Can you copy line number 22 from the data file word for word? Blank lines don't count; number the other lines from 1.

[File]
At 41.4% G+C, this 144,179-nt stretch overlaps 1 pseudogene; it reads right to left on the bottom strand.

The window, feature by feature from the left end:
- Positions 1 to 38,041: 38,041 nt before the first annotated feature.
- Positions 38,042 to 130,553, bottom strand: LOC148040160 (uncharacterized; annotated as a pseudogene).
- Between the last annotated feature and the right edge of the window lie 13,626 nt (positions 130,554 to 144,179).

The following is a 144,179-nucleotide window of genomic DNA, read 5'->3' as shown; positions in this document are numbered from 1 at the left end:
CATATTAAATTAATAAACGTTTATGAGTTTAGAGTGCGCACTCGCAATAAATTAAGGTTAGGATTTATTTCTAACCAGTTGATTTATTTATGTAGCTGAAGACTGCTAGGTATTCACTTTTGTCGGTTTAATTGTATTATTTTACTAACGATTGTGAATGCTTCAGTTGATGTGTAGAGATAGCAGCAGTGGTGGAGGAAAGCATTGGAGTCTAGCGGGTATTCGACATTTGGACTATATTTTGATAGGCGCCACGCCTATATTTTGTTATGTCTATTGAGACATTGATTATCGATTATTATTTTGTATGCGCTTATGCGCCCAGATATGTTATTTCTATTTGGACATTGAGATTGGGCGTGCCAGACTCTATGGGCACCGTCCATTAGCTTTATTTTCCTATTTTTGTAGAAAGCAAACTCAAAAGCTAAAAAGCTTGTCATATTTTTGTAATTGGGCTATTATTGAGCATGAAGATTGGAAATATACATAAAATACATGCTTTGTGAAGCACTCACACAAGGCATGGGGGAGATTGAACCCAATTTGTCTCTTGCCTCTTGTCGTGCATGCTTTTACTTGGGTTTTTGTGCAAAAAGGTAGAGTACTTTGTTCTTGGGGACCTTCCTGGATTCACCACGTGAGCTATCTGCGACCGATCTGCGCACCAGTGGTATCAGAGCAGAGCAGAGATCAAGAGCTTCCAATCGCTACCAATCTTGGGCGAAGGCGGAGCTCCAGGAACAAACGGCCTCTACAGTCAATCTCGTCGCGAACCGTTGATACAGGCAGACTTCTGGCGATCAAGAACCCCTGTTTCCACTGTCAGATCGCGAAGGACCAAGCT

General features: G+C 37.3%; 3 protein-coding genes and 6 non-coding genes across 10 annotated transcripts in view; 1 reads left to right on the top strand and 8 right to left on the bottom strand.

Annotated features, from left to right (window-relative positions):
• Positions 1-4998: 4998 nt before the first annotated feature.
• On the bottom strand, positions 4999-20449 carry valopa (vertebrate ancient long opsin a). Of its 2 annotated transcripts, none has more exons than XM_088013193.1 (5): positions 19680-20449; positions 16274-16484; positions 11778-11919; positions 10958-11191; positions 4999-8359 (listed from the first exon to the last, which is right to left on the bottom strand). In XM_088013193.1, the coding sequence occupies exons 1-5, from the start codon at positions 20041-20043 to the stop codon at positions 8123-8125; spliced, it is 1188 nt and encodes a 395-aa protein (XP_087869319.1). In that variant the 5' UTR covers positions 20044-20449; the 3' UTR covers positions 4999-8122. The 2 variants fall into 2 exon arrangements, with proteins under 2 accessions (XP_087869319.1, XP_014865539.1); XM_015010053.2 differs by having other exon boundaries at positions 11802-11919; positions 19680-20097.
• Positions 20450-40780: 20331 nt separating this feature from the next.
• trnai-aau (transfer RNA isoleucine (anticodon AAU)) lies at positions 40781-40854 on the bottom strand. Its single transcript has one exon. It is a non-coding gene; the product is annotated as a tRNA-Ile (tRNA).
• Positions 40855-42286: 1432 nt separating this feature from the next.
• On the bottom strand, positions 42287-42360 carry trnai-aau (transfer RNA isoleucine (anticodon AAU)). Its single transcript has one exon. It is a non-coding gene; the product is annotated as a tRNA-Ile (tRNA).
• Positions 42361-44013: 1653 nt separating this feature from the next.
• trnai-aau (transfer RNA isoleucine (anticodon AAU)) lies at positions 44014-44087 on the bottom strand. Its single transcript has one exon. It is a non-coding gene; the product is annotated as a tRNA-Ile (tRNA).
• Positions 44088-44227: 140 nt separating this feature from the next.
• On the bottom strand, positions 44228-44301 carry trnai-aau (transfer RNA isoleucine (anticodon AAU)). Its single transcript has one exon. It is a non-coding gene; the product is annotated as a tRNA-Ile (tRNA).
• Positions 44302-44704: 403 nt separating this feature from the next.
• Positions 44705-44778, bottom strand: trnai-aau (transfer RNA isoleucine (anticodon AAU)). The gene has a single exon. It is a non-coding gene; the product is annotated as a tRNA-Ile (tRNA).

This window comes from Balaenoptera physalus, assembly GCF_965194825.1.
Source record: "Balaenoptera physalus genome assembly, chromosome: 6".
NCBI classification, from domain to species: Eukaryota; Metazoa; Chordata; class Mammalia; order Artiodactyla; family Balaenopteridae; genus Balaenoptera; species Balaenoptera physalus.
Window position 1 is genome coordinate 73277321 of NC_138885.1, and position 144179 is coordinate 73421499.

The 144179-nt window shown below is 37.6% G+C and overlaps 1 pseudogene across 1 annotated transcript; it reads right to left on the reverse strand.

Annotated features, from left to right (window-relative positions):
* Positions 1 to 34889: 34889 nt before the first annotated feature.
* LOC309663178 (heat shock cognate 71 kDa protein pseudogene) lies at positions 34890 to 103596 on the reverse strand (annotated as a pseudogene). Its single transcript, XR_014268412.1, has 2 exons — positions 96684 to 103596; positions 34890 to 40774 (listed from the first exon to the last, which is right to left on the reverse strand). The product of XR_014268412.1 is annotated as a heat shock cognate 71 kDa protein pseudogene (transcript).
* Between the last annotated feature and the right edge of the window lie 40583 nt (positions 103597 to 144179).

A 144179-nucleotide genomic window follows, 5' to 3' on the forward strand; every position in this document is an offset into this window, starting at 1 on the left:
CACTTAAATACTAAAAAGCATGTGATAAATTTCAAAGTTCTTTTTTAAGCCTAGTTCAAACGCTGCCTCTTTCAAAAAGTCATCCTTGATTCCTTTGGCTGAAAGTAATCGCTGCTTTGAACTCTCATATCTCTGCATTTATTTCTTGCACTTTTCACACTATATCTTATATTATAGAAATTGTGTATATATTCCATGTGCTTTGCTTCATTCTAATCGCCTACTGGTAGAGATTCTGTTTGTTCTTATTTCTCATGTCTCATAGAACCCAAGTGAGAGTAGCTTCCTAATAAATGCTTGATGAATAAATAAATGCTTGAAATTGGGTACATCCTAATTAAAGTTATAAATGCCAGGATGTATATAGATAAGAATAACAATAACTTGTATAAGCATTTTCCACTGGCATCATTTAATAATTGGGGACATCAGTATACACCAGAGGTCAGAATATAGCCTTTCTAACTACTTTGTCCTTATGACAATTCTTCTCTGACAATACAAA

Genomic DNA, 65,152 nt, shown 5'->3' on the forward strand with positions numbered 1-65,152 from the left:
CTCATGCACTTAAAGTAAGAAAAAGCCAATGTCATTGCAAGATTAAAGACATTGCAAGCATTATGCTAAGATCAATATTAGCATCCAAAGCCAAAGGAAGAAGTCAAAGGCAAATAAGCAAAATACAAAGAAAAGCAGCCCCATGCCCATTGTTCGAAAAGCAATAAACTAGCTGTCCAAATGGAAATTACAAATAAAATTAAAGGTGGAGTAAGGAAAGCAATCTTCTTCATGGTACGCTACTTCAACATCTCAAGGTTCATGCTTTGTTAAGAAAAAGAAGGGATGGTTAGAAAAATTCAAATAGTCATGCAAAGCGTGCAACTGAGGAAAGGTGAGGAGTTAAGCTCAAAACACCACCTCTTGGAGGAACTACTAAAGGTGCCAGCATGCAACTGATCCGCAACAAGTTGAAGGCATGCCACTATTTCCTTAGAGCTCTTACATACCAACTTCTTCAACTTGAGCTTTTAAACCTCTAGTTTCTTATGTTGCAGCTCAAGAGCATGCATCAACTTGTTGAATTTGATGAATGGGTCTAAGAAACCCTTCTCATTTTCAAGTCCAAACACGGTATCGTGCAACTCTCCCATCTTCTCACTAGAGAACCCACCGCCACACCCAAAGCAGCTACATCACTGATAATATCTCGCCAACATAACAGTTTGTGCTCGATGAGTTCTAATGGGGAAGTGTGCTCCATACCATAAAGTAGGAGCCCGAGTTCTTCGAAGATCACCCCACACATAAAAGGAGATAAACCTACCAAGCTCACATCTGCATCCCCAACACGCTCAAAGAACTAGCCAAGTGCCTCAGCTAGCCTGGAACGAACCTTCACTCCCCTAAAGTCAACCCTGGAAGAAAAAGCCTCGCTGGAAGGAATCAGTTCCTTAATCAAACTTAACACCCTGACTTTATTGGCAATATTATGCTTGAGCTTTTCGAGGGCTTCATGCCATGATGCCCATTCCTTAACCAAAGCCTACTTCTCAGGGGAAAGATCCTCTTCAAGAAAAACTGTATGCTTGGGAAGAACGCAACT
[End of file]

This window comes from Balaenoptera physalus, assembly GCF_965194825.1.